Due to its proximity to Florida, Nassau has served as a cruise ship port for decades. As early as the 1960s, commercial cruises were taking passengers to Nassau on cruises out of Miami. (If there are any real nerds out there, you might be interested in this academic research article about the Bahamas’ history of tourism and its ties to the nation’s colonial past.)
With so much of a head start, you might think that Nassau would be well ahead of the curve when it comes to developing attractions for cruise ship tourists. In this regard, though, Nassau has struggled: It often finds itself on “worst of” lists, and cruisers on popular message boards bash the location with gusto. I often overhear passengers talking about how they’re not even planning to get off the ship in Nassau.
Personally, I think Nassau gets a bad rap. I’ve stopped at the port four or five times in the last few years, and every year we find something different to do. Our day always includes the fantastic Pirate Republic Brewing, which is a short walk from the cruise terminal. When we stopped in Nassau on Majesty, we decided to take the advice of Trip Advisor’s reviewers and visit the Athena Café, ranked #3 in Nassau by users. We had an unusual, only-on-vacation snack of conch fritters and spanakopita (both delicious!), washed down with a Bahamian Kalik beer.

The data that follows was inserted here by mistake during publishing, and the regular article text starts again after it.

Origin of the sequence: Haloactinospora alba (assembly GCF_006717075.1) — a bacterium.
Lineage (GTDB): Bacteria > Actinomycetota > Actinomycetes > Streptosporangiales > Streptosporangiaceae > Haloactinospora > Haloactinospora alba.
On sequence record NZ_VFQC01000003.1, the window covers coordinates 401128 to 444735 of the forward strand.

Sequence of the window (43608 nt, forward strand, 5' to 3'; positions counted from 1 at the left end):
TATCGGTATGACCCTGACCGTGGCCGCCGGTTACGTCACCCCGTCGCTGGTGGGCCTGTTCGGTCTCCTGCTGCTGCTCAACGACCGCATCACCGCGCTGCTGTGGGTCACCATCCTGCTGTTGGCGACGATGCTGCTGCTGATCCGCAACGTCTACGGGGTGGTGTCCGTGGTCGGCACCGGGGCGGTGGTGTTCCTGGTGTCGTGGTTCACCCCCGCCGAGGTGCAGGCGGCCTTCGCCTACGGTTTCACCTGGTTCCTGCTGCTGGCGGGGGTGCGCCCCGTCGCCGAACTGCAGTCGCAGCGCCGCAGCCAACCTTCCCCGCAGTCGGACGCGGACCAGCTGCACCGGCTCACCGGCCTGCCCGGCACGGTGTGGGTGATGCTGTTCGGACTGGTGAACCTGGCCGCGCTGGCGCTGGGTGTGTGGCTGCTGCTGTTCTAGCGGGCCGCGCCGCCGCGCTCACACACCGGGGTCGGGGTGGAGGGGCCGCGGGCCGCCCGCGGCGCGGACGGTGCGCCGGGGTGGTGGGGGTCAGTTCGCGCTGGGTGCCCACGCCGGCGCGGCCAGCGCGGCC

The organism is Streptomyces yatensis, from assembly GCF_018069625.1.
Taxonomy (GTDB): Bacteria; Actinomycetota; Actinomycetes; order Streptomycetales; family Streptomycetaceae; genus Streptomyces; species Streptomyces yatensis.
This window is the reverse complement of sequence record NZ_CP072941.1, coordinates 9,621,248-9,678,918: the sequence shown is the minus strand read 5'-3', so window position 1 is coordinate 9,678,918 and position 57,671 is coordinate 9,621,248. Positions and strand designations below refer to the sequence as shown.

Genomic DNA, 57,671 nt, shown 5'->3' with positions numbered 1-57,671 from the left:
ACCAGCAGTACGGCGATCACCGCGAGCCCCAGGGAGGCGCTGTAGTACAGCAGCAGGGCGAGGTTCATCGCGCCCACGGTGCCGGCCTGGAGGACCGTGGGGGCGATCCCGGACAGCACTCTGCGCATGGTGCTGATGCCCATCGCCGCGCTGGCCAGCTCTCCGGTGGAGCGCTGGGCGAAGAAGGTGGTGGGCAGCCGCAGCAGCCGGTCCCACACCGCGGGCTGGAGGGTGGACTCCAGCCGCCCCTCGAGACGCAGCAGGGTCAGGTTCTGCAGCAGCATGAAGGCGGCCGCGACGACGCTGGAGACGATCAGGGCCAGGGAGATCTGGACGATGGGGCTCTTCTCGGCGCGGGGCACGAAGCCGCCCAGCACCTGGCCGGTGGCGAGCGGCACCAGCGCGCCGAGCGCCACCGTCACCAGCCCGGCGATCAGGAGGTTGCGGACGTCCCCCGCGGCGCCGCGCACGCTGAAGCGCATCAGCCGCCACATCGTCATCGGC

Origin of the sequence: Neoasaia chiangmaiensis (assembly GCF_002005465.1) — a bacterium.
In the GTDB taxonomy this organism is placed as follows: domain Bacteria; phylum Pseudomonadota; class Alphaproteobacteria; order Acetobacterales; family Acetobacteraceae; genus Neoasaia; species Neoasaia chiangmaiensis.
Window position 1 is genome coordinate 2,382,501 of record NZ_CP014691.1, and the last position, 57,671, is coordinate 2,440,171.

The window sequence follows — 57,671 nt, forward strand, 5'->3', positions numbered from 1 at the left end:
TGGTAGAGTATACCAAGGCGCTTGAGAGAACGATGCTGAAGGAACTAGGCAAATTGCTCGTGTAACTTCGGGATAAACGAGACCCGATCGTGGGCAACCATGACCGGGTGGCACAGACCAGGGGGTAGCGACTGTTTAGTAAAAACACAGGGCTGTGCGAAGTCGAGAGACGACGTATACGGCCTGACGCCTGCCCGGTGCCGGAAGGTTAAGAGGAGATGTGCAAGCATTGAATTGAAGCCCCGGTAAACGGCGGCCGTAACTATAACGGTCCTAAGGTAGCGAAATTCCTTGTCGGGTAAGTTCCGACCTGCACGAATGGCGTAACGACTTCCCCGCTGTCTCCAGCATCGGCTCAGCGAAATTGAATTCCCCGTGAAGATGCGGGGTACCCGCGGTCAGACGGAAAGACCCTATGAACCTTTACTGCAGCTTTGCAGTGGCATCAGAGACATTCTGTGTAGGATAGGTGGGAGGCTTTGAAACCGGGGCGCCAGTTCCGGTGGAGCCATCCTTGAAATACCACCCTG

You can read up on Nassau and its options for cruise ship visitors at a number of websites. The Travel Channel gives tips for a day ashore in Nassau, among other popular cruise ports; I highly endorse their suggestion that you head to the area of town known as the Fish Fry, where you’ll find delicious seafood for lunch. This thorough guide to Nassau from the travel blog EatSleepCruise goes over a number of options including beaches and sites from Nassau’s colonial history. (I’m looking forward to taking their suggestion to visit the Ardastra Gardens/Zoo on a future trip!)